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Award:Videogames & Computer Entertainment Award: Phantasy Star II

1990

The Strong National Museum of Play

The Strong National Museum of Play

Released in 1989, the Sega Genesis heralded the coming of the 16-bit era. It also inaugurated the Console Wars of the 1990s. It was the first successful 16-bit system, with a 14-year lifespan second only to the Nintendo Game Boy. Games continued to be released internationally as recently as 2002. Genesis games are re-released even today as part of collector's editions for the PS2, PSP, and other systems. They are even available for download on the Nintendo Wii Virtual Console.

The Genesis was developed with the American market and consumer in mind. In addition to porting over popular coin-op games, Sega executives worked hard to lure developers away from Nintendo. These efforts were often successful, Nintendo Exclusivity Clause not-withstanding. Sega marketed the Genesis as hip, cool, and edgy. Sonic, released in 1991, had attitude. Sega also focused attention on its better graphics, speed, and sound, especially after the release of Sonic. The Genesis could do things that the NES simply couldn't.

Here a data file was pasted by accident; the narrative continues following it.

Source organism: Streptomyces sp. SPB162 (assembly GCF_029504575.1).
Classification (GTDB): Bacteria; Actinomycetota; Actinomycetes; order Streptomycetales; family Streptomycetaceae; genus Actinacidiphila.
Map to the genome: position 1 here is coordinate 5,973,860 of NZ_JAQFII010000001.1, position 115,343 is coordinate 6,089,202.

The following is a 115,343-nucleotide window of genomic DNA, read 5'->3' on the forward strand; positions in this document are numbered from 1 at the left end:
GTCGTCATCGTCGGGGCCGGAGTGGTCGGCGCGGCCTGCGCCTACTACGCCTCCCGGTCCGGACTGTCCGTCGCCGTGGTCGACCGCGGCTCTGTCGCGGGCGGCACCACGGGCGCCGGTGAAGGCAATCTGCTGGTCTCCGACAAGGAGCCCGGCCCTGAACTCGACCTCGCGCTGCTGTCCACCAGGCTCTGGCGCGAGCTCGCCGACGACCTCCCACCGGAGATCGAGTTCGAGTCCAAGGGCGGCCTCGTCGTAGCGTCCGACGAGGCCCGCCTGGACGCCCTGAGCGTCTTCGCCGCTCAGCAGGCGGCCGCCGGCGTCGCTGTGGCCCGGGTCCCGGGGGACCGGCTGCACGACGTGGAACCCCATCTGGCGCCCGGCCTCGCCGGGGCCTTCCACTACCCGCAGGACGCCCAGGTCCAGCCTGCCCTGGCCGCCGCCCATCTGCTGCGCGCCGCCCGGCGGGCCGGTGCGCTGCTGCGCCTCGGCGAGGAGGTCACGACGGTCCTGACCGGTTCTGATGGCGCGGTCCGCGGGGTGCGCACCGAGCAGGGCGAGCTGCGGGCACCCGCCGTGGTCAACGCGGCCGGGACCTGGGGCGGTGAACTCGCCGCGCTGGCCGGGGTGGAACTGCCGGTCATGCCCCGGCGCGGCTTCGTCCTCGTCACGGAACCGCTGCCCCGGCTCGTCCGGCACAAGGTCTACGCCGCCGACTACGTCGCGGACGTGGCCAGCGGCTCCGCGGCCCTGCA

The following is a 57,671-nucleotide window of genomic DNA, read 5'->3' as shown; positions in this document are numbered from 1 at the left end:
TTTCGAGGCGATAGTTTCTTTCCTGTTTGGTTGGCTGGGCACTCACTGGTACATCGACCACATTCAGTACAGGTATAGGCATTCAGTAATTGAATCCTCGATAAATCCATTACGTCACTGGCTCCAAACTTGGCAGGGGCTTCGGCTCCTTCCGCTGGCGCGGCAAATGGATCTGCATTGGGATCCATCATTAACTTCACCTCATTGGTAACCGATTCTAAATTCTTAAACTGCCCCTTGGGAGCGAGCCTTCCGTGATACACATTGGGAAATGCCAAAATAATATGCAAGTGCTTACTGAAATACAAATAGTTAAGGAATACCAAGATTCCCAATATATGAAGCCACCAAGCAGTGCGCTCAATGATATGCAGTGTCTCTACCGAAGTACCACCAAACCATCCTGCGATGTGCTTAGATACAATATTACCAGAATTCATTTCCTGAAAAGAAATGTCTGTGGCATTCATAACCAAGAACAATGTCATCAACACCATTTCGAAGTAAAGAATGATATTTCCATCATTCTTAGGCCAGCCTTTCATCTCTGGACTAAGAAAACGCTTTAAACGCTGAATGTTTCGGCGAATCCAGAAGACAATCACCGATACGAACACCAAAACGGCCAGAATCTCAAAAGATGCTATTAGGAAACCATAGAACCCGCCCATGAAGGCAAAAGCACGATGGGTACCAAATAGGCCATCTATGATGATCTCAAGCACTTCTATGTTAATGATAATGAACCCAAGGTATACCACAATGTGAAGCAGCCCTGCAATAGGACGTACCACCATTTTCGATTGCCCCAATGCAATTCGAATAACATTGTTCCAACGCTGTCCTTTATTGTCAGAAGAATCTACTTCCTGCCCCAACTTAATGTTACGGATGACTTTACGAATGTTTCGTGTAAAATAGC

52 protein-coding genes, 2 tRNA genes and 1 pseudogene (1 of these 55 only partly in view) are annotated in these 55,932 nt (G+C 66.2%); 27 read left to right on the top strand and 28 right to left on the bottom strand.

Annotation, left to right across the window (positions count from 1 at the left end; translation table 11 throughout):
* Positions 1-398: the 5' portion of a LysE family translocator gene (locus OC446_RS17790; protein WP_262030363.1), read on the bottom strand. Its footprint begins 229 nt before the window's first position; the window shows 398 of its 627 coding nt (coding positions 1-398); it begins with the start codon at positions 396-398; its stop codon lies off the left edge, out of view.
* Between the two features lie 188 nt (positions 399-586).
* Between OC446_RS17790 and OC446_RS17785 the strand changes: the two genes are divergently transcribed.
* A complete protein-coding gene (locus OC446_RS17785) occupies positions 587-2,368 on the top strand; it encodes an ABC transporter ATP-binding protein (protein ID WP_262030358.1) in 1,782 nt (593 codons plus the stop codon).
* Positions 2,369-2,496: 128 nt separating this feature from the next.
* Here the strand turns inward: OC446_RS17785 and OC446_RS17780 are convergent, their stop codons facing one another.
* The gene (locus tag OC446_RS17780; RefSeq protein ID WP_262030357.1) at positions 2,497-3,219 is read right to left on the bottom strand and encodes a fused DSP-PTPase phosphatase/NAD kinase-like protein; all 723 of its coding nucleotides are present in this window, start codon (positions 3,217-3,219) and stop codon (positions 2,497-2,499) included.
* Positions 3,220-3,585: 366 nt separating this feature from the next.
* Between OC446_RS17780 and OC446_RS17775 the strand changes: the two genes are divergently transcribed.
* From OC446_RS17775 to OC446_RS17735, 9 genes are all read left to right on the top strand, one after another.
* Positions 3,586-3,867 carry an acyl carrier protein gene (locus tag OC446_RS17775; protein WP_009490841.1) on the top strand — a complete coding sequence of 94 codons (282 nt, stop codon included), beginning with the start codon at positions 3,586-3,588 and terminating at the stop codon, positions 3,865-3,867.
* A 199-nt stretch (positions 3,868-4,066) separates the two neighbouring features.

The Genesis also supported a number of add-on components (32X, CD, Power Base Converter), making it one of the most flexible systems ever developed. With seven distinct versions, it also has the largest number of licensed versions of any console.

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Details

  • Title: Award:Videogames & Computer Entertainment Award: Phantasy Star II
  • Date Created: 1990
  • Subject Keywords: electronic game, video game, Sega, Genesis, Mega Drive
  • Type: More Electronic Games
  • Medium: plastic

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